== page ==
Ukrainian President Volodymyr Zelensky has finally given public confirmation that he is currently considering firing this top military general in charge of the armed forces, after a week of denials by Kiev officials amid an avalanche of reporting and leaks to the press.
It has also been widely reported that Gen. Valerii Zaluzhny has rejected Zelensky’s attempts to dismiss him, leading to speculation that this could be the start of a mutiny, given also Zalushny is very popular and has a loyal following among military ranks.
The Hill has cited a Sunday Italian news interview wherein Zelensky was asked whether he’s going to fire his military commander. Zelensky then said the Ukrainian populace want “a reset” and “a new beginning is necessary” given things haven’t gone well on the battlefield over the past year.
“I have something serious in mind, which does not concern a single person but the direction of the country’s leadership,” Zelensky said, adding that the plan is a “replacement of a series of state leaders, not just in a single sector like the military.”
The Ukrainian president is thus hinting at a major shake-up which goes even beyond military leaders. The heart of the dispute is about the military leadership’s much more negative, and realist assessment of the state of the battlefield vs. Zelensky’s positive, rosier portrayals to his backers abroad:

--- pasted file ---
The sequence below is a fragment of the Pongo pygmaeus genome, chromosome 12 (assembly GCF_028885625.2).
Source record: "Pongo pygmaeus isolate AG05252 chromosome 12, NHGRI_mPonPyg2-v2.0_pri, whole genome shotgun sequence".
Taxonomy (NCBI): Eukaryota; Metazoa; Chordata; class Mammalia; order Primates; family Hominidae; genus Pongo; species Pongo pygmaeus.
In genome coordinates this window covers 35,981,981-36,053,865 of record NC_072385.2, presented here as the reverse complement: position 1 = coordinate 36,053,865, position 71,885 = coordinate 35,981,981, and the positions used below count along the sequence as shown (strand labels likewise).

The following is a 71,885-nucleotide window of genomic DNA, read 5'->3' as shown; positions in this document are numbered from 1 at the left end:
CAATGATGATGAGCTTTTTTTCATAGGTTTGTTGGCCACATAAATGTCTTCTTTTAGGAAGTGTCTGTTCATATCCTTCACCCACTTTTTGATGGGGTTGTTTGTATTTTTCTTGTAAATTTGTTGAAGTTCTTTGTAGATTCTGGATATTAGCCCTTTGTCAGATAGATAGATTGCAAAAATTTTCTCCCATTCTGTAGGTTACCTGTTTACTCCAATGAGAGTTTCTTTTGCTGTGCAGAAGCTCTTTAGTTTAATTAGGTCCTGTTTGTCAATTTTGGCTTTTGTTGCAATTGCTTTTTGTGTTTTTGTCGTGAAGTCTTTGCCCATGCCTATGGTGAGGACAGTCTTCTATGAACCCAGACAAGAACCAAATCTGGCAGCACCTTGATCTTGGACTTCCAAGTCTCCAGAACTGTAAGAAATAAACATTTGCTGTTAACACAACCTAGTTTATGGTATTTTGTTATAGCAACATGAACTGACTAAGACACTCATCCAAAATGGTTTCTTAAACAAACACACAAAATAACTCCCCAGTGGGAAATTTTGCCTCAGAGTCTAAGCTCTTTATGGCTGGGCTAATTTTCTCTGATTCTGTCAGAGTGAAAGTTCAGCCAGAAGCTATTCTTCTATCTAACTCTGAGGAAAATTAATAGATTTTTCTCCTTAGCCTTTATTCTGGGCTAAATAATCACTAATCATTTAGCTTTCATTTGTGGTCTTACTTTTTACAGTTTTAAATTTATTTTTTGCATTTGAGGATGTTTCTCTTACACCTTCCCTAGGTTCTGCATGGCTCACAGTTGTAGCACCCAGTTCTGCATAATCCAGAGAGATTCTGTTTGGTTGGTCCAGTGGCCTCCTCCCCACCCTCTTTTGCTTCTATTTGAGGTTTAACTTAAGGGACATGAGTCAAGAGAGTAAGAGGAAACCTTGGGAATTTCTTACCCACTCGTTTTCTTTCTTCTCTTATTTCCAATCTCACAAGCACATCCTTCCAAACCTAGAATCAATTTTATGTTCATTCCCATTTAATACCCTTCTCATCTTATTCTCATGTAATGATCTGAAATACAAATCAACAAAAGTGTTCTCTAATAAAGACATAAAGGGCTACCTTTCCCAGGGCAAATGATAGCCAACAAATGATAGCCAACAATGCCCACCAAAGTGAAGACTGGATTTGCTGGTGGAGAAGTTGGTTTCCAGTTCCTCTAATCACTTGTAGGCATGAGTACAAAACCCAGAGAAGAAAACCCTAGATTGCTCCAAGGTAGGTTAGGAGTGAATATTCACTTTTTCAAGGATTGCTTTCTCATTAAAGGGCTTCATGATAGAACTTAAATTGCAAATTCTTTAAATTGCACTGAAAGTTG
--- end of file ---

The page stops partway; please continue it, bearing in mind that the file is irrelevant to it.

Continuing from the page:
The dispute first started when Zaluzhnyi, who has led Ukraine’s military since 2021, told The Economist in November the war had reached a stalemate and there would be no “beautiful breakthrough.”
After the interview, Zelensky disagreed that was the case.
Investigative journalist Seymour Hersh believes, as we do, that the open disagreement is much more than a “tabloid war” – but that it’s really all about opening serious peace negotiations with Moscow.
Zaluzhny’s ‘realist’ camp is seen as more in favor, while Zelensky has ruled out ceasefire talks entirely while demanding Russia even given up claims over Crimea (which realistically is simply never going to happen).
Zelensky confirms to Italian TV what myself and other journalists reported last week: the Ukrainian president is planning to replace his top general, Valery Zaluzhny, among others.
— Christopher Miller (@ChristopherJM) February 5, 2024
Below are some key excerpts from Hersh’s full report entitled THE PRESIDENT VS. THE GENERAL [emphasis ZH]…
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Hersh’s sources say the Pentagon has quietly welcomed the prospect of Ukraine peace talks:
Some at the Pentagon and in the intelligence community welcomed Zaluzhny’s assessment as the beginning of an inevitable peace process. I reported in December that Zaluzhny had been in secret discussions with his Russian counterpart, General Valery Gerasimov, on the many complicated issues that needed to be resolved if the war came to an end. Gerasimov was keeping his boss in Moscow, Vladimir Putin, informed; Zaluzhny was not doing the same in Kyiv.
Secret talks behind Zelensky’s back?